PLYMOUTH — A century-old movie that has been reviled for its racism but lauded for its cinematic innovations has prompted protests of its showing in Plymouth.
"The Birth of a Nation" is the story of two families during the Civil War and Reconstruction, an adaptation of the novel "The Clansmen," by Thomas Dixon Jr. It portrays the Ku Klux Klan as a heroic force, and black men as stupid and sexually aggressive to white women. According to IMDb, it was banned in many cities over the years and is one of the most controversial movies ever made.
The silent movie is set to be shown at The Flying Monkey in Plymouth on Thursday, complete with live accompaniment by Jeff Rapsis. Rapsis chose the movie to mark Martin Luther King Jr. Day, saying "It's a chance for today's audiences to consider first-hand evidence of the obstacles to race equality that existed a century ago, to think about what progress has been made, and to also ponder how many of the prejudices on display in this film that we may still harbor, even unconsciously."
The president of the Black Student Union at Plymouth State University said he was '"shocked" to hear the film would be shown, and other members of the university community have expressed their opposition to the movie, prompting Rapsis and Alex Ray of The Flying Monkey to send a response.
"On 'The Birth of a Nation,' we understand and share your concerns," they said in an email to PSU. "All along, our goal has been to screen the film in a way that acknowledges these concerns up front and as an integral part of the presentation through our press materials, in remarks at the screening, and by engaging community members such as yourselves. We feel the screening should go on as scheduled due to the film's unique and undeniable impact on cinema and culture. We hope you understand our perspective. While there's no question the film contains objectionable material, it remains a significant and influential work and an integral part of the silent film canon."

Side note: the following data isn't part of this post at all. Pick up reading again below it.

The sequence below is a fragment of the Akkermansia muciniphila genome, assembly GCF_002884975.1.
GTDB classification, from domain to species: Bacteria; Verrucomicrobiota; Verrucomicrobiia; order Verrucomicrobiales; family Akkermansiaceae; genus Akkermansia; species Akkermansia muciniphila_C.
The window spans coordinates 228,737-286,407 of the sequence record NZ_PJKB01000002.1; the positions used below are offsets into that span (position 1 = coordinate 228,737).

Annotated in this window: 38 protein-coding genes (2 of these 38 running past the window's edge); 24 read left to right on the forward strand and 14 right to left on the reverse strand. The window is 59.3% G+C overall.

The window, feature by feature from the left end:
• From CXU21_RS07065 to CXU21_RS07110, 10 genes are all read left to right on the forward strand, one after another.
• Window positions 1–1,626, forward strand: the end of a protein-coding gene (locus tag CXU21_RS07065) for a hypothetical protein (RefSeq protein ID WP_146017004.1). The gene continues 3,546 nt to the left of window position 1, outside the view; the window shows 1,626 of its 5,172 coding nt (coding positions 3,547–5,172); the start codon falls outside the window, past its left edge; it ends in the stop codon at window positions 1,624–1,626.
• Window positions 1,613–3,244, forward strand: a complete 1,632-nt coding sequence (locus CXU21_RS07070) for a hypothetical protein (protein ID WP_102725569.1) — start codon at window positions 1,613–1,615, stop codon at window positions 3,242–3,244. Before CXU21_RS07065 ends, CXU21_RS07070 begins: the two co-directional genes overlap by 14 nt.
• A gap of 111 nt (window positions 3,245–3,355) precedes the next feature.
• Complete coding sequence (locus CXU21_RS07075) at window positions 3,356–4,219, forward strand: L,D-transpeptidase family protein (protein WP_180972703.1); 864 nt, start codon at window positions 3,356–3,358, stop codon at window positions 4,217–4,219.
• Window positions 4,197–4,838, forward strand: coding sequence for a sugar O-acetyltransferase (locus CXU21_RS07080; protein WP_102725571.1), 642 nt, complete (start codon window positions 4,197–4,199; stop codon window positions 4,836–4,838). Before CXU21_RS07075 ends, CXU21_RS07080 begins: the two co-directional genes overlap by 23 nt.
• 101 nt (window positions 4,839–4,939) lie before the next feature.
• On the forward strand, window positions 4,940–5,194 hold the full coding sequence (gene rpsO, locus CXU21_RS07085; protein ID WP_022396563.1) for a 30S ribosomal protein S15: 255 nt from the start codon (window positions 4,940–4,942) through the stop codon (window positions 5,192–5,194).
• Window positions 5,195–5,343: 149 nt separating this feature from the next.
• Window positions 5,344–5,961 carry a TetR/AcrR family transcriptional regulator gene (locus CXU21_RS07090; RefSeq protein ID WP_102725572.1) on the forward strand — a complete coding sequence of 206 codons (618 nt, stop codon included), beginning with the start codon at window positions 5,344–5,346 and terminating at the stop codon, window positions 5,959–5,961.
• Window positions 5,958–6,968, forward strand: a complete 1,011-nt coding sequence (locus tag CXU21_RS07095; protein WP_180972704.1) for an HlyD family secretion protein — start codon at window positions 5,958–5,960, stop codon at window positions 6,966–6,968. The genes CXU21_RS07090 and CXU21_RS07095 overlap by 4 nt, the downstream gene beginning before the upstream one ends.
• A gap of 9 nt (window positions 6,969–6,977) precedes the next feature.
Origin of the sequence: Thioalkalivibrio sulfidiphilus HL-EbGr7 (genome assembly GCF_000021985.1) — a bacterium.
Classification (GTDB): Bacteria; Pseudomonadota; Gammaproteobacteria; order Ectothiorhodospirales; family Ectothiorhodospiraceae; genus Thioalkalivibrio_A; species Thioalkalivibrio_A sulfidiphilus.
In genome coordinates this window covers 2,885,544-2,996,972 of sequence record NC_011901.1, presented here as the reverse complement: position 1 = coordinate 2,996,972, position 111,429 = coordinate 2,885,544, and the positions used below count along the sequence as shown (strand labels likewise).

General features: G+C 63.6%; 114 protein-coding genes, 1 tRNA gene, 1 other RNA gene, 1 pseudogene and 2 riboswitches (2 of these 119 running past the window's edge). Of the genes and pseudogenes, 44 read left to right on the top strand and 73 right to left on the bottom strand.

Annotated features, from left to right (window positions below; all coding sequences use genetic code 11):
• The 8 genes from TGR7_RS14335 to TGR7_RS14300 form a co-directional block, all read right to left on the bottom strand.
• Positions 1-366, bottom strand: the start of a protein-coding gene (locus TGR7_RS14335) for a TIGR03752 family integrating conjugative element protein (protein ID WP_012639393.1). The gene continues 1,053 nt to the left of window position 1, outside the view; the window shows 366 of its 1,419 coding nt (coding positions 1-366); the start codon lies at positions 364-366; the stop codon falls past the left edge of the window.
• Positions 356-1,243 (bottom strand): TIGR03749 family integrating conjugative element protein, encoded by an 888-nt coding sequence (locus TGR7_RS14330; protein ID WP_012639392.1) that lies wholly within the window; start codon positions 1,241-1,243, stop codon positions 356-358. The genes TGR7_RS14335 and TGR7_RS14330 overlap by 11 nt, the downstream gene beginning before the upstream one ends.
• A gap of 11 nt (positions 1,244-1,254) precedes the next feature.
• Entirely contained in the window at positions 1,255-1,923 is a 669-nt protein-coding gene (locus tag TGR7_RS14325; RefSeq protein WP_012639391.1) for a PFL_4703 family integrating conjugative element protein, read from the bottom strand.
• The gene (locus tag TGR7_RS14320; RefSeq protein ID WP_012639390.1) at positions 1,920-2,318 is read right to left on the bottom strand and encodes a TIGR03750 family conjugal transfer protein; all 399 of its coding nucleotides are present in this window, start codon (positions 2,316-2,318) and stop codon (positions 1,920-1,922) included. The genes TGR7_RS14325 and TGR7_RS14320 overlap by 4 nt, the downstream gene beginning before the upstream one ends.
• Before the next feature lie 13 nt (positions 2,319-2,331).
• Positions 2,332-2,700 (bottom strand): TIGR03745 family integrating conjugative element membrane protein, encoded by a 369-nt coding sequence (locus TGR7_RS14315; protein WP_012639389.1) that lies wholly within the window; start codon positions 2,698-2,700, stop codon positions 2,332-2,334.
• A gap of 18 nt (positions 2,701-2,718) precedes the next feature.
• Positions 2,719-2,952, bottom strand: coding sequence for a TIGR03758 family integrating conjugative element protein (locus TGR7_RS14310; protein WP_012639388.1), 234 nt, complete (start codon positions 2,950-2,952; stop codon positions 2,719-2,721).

Neither Rapsis nor Ray felt removing the movie from the schedule was the best way to address concerns.
"Rather, screening the film will give those who wish to experience it as intended – in a theater, with live music, and with an audience – a chance to understand how pervasive racism was at the time the film was produced, and also to contemplate what role racism still plays in our society today," they wrote. "Regarding the connection to Martin Luther King Jr. Day, you have helped us understand how this link is something of a "stretch" in terms of programming, and have challenged us to address this more effectively and sensitively in the time left prior to the screening."
Because the movie is nearly three hours long, there isn't time for a panel discussion, but Rapsis does plan opening remarks about what he calls a "though-provoking" movie.